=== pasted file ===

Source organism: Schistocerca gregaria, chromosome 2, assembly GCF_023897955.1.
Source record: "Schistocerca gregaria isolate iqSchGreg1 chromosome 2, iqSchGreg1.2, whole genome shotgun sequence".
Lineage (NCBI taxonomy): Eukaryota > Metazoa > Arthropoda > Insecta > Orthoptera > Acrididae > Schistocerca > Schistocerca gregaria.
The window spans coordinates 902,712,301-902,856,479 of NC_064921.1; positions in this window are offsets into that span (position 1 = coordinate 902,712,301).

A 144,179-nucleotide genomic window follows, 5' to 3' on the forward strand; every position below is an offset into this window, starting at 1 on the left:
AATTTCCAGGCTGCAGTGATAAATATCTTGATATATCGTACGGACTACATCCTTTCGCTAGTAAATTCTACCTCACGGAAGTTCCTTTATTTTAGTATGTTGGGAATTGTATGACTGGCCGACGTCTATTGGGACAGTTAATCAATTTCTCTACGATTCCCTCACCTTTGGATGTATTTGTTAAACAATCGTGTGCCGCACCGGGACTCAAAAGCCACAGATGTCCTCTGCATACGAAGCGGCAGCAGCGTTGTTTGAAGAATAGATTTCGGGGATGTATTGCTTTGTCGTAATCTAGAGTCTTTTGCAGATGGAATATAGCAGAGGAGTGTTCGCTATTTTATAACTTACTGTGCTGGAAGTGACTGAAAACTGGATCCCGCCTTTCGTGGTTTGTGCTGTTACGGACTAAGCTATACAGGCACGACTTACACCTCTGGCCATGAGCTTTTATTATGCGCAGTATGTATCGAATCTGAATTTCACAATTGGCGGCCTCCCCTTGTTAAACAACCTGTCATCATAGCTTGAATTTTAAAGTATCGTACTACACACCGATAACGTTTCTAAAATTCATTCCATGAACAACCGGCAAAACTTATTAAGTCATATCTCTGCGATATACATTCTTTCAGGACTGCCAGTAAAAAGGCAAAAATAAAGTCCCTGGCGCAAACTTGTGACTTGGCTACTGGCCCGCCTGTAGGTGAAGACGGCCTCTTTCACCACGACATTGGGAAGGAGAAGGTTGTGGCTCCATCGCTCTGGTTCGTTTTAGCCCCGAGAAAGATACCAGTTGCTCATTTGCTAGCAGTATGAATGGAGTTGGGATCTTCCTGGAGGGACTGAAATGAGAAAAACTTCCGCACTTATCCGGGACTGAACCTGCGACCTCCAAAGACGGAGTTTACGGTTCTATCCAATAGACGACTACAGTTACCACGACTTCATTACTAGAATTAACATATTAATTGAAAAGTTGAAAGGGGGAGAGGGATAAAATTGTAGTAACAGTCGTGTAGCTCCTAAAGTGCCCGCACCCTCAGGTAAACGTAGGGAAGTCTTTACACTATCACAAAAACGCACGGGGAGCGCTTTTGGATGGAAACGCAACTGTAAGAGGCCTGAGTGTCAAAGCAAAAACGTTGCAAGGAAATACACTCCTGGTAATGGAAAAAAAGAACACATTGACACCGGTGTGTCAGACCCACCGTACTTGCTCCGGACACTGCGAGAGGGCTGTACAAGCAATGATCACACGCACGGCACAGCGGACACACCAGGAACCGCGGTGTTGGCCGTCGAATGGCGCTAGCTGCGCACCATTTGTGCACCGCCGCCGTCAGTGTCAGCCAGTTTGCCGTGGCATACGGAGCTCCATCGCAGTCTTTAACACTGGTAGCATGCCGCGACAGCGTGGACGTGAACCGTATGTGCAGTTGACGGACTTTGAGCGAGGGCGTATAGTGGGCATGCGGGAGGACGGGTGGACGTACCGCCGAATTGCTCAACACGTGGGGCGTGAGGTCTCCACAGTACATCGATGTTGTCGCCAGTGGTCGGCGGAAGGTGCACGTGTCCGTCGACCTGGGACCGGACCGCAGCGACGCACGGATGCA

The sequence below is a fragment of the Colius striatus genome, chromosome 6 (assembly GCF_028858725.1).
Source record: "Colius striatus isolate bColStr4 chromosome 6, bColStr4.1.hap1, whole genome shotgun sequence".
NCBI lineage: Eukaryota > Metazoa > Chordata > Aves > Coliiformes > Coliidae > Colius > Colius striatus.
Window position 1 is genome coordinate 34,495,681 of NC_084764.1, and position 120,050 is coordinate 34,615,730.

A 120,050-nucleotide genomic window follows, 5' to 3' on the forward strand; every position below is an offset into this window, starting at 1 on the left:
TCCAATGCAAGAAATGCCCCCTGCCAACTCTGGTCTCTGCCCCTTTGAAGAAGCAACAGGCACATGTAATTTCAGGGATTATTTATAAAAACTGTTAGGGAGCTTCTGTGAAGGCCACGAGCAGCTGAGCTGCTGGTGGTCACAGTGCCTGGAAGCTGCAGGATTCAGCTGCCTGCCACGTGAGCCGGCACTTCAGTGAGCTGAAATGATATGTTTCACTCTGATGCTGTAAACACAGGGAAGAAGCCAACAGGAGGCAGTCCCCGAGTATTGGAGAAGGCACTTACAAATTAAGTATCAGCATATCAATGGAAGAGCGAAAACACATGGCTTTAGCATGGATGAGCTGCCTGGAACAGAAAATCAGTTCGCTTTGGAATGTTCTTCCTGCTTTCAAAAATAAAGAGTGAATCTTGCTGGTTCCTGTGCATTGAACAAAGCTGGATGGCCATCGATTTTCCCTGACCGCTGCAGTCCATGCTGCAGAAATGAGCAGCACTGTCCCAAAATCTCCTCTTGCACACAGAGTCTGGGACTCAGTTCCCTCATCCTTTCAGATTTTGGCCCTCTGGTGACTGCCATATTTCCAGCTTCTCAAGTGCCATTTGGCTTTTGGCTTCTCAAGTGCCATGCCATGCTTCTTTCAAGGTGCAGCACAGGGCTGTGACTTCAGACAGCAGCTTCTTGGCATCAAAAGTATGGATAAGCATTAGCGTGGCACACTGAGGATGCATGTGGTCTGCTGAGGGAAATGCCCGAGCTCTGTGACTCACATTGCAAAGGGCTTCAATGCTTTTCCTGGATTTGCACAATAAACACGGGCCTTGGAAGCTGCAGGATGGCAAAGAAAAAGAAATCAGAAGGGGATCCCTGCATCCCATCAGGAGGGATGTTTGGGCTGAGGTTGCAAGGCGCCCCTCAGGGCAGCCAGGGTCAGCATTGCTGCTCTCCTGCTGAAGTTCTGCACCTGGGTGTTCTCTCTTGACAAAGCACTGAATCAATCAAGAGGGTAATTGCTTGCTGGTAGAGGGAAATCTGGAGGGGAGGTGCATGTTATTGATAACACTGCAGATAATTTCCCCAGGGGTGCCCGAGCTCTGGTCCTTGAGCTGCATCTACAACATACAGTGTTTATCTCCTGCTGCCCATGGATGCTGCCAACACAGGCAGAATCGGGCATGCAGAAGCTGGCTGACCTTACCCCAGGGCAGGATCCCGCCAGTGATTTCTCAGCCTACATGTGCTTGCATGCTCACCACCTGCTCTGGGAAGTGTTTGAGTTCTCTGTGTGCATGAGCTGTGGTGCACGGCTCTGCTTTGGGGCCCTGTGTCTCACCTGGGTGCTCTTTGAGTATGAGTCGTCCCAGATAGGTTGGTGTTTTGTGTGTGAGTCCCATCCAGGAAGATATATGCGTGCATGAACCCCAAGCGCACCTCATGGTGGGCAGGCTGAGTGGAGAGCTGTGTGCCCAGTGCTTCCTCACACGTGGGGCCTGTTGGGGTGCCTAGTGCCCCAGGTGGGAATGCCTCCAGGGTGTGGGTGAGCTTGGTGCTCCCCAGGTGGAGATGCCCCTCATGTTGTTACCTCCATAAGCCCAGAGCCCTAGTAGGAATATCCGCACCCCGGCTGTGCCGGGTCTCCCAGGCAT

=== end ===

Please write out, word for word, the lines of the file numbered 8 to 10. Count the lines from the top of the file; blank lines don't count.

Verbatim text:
Source record: "Colius striatus isolate bColStr4 chromosome 6, bColStr4.1.hap1, whole genome shotgun sequence".
NCBI lineage: Eukaryota > Metazoa > Chordata > Aves > Coliiformes > Coliidae > Colius > Colius striatus.
Window position 1 is genome coordinate 34,495,681 of NC_084764.1, and position 120,050 is coordinate 34,615,730.